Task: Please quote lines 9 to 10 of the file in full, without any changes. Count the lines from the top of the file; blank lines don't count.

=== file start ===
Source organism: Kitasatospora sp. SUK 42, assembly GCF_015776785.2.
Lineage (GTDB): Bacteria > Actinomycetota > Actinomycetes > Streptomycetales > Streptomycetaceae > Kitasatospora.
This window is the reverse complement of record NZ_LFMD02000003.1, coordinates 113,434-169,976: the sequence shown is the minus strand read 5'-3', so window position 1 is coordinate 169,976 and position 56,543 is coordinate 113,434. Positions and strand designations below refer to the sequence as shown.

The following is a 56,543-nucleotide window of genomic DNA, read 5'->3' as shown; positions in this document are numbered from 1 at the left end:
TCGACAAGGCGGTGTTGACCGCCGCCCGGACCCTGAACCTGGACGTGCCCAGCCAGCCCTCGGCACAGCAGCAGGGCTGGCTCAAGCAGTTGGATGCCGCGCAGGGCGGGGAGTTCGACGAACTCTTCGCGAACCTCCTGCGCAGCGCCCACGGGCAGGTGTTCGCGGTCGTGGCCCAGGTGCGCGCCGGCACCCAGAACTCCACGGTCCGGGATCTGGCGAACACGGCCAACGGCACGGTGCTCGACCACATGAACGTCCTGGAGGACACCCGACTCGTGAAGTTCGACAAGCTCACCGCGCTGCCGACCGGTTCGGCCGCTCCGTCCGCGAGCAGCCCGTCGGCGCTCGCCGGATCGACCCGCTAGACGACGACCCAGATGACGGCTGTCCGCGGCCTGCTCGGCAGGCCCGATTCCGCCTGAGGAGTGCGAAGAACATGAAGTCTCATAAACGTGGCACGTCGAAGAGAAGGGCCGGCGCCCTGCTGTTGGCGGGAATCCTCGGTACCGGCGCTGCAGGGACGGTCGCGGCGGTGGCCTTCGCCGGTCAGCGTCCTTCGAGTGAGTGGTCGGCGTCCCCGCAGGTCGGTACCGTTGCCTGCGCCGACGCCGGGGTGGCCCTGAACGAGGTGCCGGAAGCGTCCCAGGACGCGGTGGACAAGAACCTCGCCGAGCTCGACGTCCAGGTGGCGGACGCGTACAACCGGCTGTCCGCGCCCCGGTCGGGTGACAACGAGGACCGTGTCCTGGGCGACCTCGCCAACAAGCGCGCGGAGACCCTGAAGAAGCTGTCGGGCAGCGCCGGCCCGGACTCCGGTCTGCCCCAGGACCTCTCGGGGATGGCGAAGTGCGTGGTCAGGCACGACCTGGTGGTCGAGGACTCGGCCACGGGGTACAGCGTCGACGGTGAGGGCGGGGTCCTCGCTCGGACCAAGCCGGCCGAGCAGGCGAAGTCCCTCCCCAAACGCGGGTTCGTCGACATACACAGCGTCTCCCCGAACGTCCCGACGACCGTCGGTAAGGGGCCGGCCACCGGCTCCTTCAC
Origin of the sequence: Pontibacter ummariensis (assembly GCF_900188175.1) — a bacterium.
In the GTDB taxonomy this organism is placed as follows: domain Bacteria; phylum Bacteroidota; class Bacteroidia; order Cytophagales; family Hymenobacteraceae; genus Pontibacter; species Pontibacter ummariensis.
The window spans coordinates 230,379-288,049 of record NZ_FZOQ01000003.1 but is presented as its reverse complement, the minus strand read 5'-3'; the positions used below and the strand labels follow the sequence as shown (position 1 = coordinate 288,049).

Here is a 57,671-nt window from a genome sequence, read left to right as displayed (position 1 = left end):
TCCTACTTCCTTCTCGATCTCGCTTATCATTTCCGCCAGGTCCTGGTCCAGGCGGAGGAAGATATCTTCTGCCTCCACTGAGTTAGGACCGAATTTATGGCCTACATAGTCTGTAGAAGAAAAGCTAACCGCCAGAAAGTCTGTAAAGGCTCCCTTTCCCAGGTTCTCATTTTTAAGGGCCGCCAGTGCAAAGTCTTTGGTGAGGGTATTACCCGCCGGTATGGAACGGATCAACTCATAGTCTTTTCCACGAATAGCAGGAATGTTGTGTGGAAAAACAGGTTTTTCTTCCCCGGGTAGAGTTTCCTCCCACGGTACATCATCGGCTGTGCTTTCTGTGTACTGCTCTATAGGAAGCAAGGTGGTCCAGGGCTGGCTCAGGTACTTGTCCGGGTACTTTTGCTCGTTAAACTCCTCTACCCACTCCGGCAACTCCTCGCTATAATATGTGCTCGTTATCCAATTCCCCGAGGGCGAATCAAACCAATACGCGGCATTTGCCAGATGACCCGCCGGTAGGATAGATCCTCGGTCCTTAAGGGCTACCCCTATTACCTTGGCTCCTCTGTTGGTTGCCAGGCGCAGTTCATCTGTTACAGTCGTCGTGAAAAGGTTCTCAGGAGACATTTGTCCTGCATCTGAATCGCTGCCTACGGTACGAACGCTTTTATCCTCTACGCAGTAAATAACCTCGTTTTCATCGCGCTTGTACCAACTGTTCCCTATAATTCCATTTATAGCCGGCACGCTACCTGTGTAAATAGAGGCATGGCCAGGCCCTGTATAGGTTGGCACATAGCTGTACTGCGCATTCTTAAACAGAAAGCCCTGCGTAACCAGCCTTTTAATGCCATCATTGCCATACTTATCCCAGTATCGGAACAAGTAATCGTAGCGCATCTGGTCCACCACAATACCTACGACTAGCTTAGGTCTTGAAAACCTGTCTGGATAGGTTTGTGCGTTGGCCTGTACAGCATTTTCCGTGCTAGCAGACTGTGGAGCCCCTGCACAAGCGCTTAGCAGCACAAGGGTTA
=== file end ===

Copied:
Here is a 57,671-nt window from a genome sequence, read left to right as displayed (position 1 = left end):
TCCTACTTCCTTCTCGATCTCGCTTATCATTTCCGCCAGGTCCTGGTCCAGGCGGAGGAAGATATCTTCTGCCTCCACTGAGTTAGGACCGAATTTATGGCCTACATAGTCTGTAGAAGAAAAGCTAACCGCCAGAAAGTCTGTAAAGGCTCCCTTTCCCAGGTTCTCATTTTTAAGGGCCGCCAGTGCAAAGTCTTTGGTGAGGGTATTACCCGCCGGTATGGAACGGATCAACTCATAGTCTTTTCCACGAATAGCAGGAATGTTGTGTGGAAAAACAGGTTTTTCTTCCCCGGGTAGAGTTTCCTCCCACGGTACATCATCGGCTGTGCTTTCTGTGTACTGCTCTATAGGAAGCAAGGTGGTCCAGGGCTGGCTCAGGTACTTGTCCGGGTACTTTTGCTCGTTAAACTCCTCTACCCACTCCGGCAACTCCTCGCTATAATATGTGCTCGTTATCCAATTCCCCGAGGGCGAATCAAACCAATACGCGGCATTTGCCAGATGACCCGCCGGTAGGATAGATCCTCGGTCCTTAAGGGCTACCCCTATTACCTTGGCTCCTCTGTTGGTTGCCAGGCGCAGTTCATCTGTTACAGTCGTCGTGAAAAGGTTCTCAGGAGACATTTGTCCTGCATCTGAATCGCTGCCTACGGTACGAACGCTTTTATCCTCTACGCAGTAAATAACCTCGTTTTCATCGCGCTTGTACCAACTGTTCCCTATAATTCCATTTATAGCCGGCACGCTACCTGTGTAAATAGAGGCATGGCCAGGCCCTGTATAGGTTGGCACATAGCTGTACTGCGCATTCTTAAACAGAAAGCCCTGCGTAACCAGCCTTTTAATGCCATCATTGCCATACTTATCCCAGTATCGGAACAAGTAATCGTAGCGCATCTGGTCCACCACAATACCTACGACTAGCTTAGGTCTTGAAAACCTGTCTGGATAGGTTTGTGCGTTGGCCTGTACAGCATTTTCCGTGCTAGCAGACTGTGGAGCCCCTGCACAAGCGCTTAGCAGCACAAGGGTTA